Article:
I got misquoted recently. Somebody had taken some things I’d written, quoted the actions I suggested accurately, but then changed the order.
It was for an article about dealing with debt, and they started with making a budget. Now that sounds like a perfectly reasonable thing to do – after all it is what most “experts” recommend. But it is wrong, wrong, wrong!
Why is more powerful than how. So start with the why.
- Why do you want the money, what do you want to do – what is the money for, what do the family want to achieve with it?
- Given that’s what you want to do (have a holiday, buy the kids a pony, build an extension to have a playroom – whatever) what are the short and medium term goals?
- What is the reality of the situation, do the paperwork, what have you got now, how much debt, what regular commitments, what money are you wasting on things you no longer want or need? That is where you do a budget, you work out where the money is currently going and compare it to what you want to have happening.
- Prioritise – you know what you want, so how much do you want it? Do you want to coach football enough to give up the overtime, do you want to build the extension enough to bother to change energy suppliers, give up cigarettes and start cooking from scratch instead of buying take-aways and ready meals? That’s where you get your sources of saving money to achieve the goal, and in the process pay off the debts.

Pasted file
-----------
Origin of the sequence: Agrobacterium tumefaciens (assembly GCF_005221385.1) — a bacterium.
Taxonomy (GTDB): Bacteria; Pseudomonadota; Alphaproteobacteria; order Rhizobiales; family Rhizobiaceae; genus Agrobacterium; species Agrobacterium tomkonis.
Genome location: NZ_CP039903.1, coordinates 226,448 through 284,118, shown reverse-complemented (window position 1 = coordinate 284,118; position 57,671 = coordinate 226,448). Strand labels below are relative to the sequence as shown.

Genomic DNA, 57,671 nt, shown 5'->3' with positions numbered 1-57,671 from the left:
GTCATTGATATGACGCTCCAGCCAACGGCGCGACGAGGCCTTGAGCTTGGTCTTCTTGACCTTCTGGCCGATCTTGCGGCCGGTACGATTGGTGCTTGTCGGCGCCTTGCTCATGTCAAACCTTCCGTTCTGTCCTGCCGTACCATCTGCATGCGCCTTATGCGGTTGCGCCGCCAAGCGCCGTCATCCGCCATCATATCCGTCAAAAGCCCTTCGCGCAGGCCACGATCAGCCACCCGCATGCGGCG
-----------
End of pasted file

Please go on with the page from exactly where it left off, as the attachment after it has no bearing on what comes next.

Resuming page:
- Save the money – knowing why you’re doing it, which gives you the incentive to check out the best ISA, etc.
That way round, at each step you have a strong motivation to do all the boring, hard stuff that you aren’t used to. If you start by doing the boring stuff, like budgeting, you usually give up. That’s one reason why new year’s resolutions and crash diets don’t usually work, you don’t really prepare or know why you’re doing it, so when the going gets tough, the majority get scared and give up.
The basic problem with the conventional “save lots of money”, make a budget, use lots of will-power, method is that it relies purely on you doing what you “ought” to do and ignores the psychological difficulty of changing habits. It also ignores the reality that very few of us do what we know we “ought” to do (from giving up smoking, to eating more vegetables, taking more exercise, being nicer to people and not spending too much as a cure for depression about being in debt!). That’s why most people stay in debt, don’t keep the weight they lose off, etc. they can’t actually change their habits long term because they lack motivation.
If you try to do it that way you never work out what the money is for, the money is an end in itself and you remain the slave of the money – it is the money that is at the centre and you follow it round like a dog on a lead.
My way gives you the motive to save, so they are more likely to succeed, and you know why you are doing what you are doing (like make a budget, tick off your credit card slips against the bill, etc.). That puts you and your desires at the centre of things and the money is simply a way to achieve what you want, so the money is your slave.